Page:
On the day set for the execution, Paris offered the strangest spectacle I have ever witnessed: the boulevards were deserted … not a wheel turned in the factories. The silence was so intense it was frightening… The Parisian worker remained home that day, spontaneously and naturally, as if a great national emergency had suddenly arisen … In its bewilderment the government rushed the army in, and the troops took up their positions in the deserted squares . . . stacking their rifles and uncovering their machine guns, ready for action … In the crowded working-class districts, people closed their shutters in a gesture of colossal contempt for the martial display … Nothing like it had happened since the year 1871, when the German army staged its insolent march of triumph down the deserted Champs-Elysees and, in consternation over the menacing silence and the barred windows, turned back before it had advanced a dozen blocks.
Vanzetti had become, in the course of his seven years‘ imprisonment, a remarkable literary figure. He had joined evening classes and taken a correspondence course. Even after his final sentencing on April 9, 1927, he continued to follow a careful routine of reading, writing and studying. He averaged four letters to the outside per week over seven years and three months, plus articles and essays on social conditions.5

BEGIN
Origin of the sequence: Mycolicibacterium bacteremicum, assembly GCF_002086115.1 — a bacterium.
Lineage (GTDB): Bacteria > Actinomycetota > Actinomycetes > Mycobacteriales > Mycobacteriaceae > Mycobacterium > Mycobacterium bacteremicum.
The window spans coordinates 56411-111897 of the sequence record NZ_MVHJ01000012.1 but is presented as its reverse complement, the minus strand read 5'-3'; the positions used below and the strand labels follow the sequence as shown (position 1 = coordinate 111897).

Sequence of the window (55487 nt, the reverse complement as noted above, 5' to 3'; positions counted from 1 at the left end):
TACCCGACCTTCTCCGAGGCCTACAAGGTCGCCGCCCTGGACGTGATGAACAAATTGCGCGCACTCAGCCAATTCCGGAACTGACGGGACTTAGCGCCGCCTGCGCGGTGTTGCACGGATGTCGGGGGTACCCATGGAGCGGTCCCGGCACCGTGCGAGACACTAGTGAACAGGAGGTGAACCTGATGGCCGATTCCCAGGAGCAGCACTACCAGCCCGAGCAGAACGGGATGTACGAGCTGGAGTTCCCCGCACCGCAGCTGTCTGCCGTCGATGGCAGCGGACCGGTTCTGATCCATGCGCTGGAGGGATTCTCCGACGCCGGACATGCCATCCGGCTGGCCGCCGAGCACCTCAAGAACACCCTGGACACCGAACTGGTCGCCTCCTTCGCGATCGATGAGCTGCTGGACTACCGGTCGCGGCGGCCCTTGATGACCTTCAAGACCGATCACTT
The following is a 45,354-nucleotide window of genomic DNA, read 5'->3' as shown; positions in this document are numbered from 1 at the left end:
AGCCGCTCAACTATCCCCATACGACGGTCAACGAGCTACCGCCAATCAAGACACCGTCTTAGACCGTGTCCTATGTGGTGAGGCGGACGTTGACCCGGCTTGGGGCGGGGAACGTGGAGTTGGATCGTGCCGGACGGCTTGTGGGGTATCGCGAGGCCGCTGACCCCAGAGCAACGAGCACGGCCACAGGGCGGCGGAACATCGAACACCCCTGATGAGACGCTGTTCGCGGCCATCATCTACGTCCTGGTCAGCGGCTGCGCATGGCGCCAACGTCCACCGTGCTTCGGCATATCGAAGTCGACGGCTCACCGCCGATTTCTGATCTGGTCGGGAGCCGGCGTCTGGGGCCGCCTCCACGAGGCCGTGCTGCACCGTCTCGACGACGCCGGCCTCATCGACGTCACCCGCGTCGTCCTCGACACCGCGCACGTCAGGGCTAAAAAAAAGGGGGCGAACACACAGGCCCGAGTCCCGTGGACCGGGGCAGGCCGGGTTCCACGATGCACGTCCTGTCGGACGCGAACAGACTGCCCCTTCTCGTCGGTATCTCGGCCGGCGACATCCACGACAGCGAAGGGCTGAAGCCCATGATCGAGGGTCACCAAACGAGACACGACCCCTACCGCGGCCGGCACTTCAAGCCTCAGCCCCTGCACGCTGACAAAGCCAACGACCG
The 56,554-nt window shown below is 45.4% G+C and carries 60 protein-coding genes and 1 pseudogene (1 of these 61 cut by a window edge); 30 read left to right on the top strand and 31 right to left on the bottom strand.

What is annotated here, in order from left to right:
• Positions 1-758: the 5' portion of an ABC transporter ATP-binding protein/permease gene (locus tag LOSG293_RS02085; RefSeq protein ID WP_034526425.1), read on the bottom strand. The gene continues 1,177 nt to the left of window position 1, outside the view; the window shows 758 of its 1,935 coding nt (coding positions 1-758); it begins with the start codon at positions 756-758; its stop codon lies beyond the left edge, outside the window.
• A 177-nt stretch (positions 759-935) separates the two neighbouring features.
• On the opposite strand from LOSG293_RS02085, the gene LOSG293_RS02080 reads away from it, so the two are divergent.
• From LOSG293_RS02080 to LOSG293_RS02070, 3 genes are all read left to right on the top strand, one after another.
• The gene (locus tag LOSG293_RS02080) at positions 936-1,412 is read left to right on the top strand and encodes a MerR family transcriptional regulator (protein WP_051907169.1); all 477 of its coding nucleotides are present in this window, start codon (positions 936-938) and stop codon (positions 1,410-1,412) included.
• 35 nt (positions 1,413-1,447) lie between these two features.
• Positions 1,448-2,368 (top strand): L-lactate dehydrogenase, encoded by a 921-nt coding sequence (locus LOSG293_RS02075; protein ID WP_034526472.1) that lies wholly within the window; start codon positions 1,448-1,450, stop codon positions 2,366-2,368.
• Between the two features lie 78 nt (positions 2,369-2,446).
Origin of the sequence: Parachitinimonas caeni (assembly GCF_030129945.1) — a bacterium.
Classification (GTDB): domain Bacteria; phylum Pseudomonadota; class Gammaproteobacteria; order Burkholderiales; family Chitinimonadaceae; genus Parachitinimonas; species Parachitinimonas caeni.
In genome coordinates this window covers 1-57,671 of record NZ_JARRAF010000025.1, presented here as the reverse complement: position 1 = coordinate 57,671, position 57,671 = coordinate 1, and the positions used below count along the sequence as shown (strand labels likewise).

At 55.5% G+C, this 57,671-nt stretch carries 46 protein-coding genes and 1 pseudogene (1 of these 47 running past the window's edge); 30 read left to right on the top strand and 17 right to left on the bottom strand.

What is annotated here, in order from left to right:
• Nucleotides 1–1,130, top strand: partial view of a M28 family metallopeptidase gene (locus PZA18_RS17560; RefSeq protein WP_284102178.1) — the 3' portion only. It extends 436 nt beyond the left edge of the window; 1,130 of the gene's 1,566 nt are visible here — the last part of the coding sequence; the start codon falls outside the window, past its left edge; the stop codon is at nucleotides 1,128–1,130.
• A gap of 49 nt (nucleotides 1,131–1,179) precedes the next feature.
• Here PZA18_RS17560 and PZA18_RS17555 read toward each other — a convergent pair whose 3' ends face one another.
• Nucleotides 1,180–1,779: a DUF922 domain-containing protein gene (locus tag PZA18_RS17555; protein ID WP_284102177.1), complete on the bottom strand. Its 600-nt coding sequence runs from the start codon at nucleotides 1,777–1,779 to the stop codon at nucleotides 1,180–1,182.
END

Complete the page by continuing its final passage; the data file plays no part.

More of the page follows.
Meanwhile virtually the entire literary and cultural world had aligned itself with the campaign to free Sacco and Vanzetti, or at minimum obtain a new trial. The case would continue to evoke cultural expressions for years after the execution. A few examples from a very large body of post-1927 work: Ben Shahn’s series of paintings, The Passion of Sacco and Vanzetti, (1932) is among the best-known of these expressions. There is Maxwell Anderson’s verse play Winterset (1935); Upton Sinclair’s Boston (1928), which makes crystal clear the class-struggle implications of the case; there are ballads by Woody Guthrie, Pete Seeger, and Joan Baez, among others, and there are several films including one in Italian released around 1970, and a new documentary just released.6 In one of John Dos Passos‘ U.S.A. „Camera Eye“ sections in „The Big Money“ volume he writes: